Jungle within reach
Published/Last edited or updated: 10th November, 2016
If the outstanding wilderness areas of Danum Valley or Maliau Basin are not on your agenda (or even if they are) and you want to get a bit of jungle in, Tawau Hills Park, 22 kilometres north of Tawau, may not be as untouched as the former two, but it’s still wild and palpable and is well worth the minimal effort.
Easily doable as a day tip from Tawau, and a popular local picnic spot on weekends, it’s possible to stay overnight and explore more in depth. Previously renowned as the home of the world's tallest rainforest tree, that honour had now passed to a tree found in Sabah's Maliau Basin, nevertheless it’s still awesome. As well as the towering flora, a botanical gardens, hot springs, a pretty swimmable waterfall, three climbable peaks and numerable trails await. A canopy walk and bird breeding centre plus trails in the eastern side of the park were all closed when we visited, but that still leaves more than you can do in a day—there’s 27,972 hectares to explore.
At the entrance to the park, Tawau Hills Park Nature Centre has a small exhibition with information on the flora and fauna found within, including some very unfortunate looking taxidermied animals and birds. It’s mildly interesting, but if you’re only in the park for a day, give it a miss and get on with the business of exploring the trails. A short walk leads to the most popular local area, a river with an inviting swimming hole crowded with families on weekends. You could easily join them and spend a day here splashing about. Inner tubes can be hired, and there are toilets and change rooms.
Suspension bridges take you over the river, and lead to hostels and chalets for an overnight stay. A small botanical garden is open 08:30-16:00, which requires a separate ticket—5 ringgit adults, 2.50 ringgit children. If you are into plants, venture in, but if not so, you’ll see just as much along the trails.
If you intend to continue along the trails, you must register with the ranger at the botanical gardens. The most popular walk is to the “world’s tallest tree”, a yellow meranti (shorea faguetiana) standing 88.32 metres. The 900-metre trail has a slight elevation, and you’ll huff and puff a little. Watch out for flowering orchids and giant ants along the path. The trail to the hot springs (3.2 kilometres) crosses the river via a bridge, the track isn’t that well maintained, and a large fallen tree (which looked like it had been there some time) blocks the path. It took us a while to find a way past, but once through, the path is quite easy to follow, and flat.
The hot springs are not hot and barely warm, but rather sulphurous with a strong rotten egg smell, and the bottom is very silty. Pretty to look at though, and the minerals attract some lovely dragonflies.
On the other side of the river, a 2.4-kilometre trail leads to the attractive Bukit Gelas Waterfall. The track is steep (bukit means hill) and muddy in sections, but not difficult. We were very disappointed to see rubbish around the waterfall, not a lot, but enough to ruin the otherwise pristine environment (we picked up as much as we could carry out). The waterfall has a deep pool, wonderfully refreshing for a dip.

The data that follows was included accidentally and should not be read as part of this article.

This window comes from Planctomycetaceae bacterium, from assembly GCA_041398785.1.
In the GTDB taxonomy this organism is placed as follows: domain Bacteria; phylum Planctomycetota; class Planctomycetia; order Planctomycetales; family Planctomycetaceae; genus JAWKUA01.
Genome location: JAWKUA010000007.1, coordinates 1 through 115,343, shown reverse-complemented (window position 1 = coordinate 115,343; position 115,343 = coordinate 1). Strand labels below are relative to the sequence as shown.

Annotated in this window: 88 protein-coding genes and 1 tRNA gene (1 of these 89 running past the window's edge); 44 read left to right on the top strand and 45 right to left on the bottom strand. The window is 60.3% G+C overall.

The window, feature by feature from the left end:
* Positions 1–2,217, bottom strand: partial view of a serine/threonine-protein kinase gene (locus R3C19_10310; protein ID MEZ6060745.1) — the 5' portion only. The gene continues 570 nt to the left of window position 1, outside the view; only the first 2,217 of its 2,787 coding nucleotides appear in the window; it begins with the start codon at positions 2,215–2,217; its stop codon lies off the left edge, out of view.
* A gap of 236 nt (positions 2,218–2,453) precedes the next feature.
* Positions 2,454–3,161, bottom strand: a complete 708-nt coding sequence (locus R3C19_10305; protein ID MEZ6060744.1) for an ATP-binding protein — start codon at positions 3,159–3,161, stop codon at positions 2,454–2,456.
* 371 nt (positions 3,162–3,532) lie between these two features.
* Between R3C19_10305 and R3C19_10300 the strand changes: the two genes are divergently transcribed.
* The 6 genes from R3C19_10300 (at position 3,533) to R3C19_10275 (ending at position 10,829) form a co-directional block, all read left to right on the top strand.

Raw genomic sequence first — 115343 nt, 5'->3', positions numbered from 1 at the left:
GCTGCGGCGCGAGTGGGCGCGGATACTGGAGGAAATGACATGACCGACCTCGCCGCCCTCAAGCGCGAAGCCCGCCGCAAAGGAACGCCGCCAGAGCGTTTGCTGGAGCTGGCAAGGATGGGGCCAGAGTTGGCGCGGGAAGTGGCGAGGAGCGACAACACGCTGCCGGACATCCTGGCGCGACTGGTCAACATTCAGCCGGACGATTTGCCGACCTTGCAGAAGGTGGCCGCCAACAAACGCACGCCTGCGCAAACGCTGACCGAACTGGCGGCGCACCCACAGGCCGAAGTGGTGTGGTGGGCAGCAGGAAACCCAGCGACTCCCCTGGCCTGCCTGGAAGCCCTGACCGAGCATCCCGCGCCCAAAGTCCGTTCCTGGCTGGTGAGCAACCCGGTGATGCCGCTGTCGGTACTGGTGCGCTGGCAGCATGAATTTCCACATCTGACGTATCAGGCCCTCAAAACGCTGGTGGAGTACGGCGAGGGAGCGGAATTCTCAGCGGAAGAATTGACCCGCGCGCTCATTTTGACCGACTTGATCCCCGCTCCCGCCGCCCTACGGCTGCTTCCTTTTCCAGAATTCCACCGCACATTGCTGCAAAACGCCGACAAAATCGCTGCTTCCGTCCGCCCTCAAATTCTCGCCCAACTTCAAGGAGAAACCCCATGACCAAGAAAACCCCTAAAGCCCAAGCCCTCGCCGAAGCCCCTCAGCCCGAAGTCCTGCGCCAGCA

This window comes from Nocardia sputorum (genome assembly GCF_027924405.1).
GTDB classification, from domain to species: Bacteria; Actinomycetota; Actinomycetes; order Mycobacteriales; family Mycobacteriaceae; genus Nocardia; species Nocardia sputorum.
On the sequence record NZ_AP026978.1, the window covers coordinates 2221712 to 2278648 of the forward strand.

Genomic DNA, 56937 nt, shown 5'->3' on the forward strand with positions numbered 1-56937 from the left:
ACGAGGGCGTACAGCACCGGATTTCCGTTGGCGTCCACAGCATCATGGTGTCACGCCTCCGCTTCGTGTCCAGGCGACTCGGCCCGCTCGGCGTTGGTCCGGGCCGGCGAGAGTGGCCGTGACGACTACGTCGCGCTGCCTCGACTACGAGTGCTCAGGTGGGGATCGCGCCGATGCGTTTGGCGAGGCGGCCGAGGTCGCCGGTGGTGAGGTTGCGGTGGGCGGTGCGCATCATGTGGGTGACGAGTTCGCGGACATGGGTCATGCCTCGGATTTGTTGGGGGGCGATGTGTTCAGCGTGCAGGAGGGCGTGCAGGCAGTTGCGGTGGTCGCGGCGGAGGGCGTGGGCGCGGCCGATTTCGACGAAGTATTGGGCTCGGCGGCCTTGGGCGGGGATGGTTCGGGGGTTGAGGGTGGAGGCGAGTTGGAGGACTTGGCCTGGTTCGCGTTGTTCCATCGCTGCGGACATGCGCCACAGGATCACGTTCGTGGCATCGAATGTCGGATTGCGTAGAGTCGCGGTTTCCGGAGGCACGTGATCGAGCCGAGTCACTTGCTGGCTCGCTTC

For trails further into the park, you are required to take a guide. The longest to Mount Magdalena (1,331 metres) is 17 kilometres, and you’ll need to spend the night in a hostel along the way. You can also climb Mount Lucia (1,201 metres), which is 13.25 kilometres away. Climbing permits cost 30 ringgit for adults, 10 ringgit for children. For Mount Magdalena a guide costs 60 ringgit per day, and a porter who will carry items to the campsite only is 6 ringgit per kilo. To climb Mount Lucia a guide is 40 ringgit per day, and porter 4 ringgit per kilo to the hostel or 5 ringgit per kilo to the peak.
Accommodation within the park is 20 ringgit per person in the hostels along the mountain trails, and lower in the park, 25 ringgit for a fan cooled room, 80 ringgit for an air-con room, and a large family chalet is 250 ringgit. Camping rates are 6 ringgit per person, or 3 ringgit for kids, and you’ll need your own tent. Three meals can be include for 40 ringgit. A small canteen at the entrance sells drinks and snacks. It was dry when we visited the park, but we can imagine it could get very muddy—wear appropriate footwear and take plenty of water. The wet brings leeches, so you may consider packing leech socks.
To pre-book guides and accommodation contact Jeffrin Rumpadon on (0198) 009 607 or (0198) 139 607 or contact Sabah Parks at firstname.lastname@example.org.
If you visit on a weekday, you’ll probably have the park to yourself. Although it was busy at the picnic spot on the weekend we visited, the trails were almost deserted. Try to get to the park early as there’s lots to do.
No public transport services Tawau Hills Park, but the 30-minute drive on sealed roads from Tawau is easy by taxi. Ask the driver to pick you up at an arranged time, or the park can organise your return transport. Expect to pay 30 ringgit each way.
Sally spent twelve years leading tourists around Indonesia and Malaysia where she collected a lot of stuff. She once carried a 40kg rug overland across Java. Her house has been described as a cross between a museum and a library. Fuelled by coffee, she can often be found riding her bike or petting stray cats. Sally believes travel is the key to world peace.
These tours are provided by Travelfish partner GetYourGuide.
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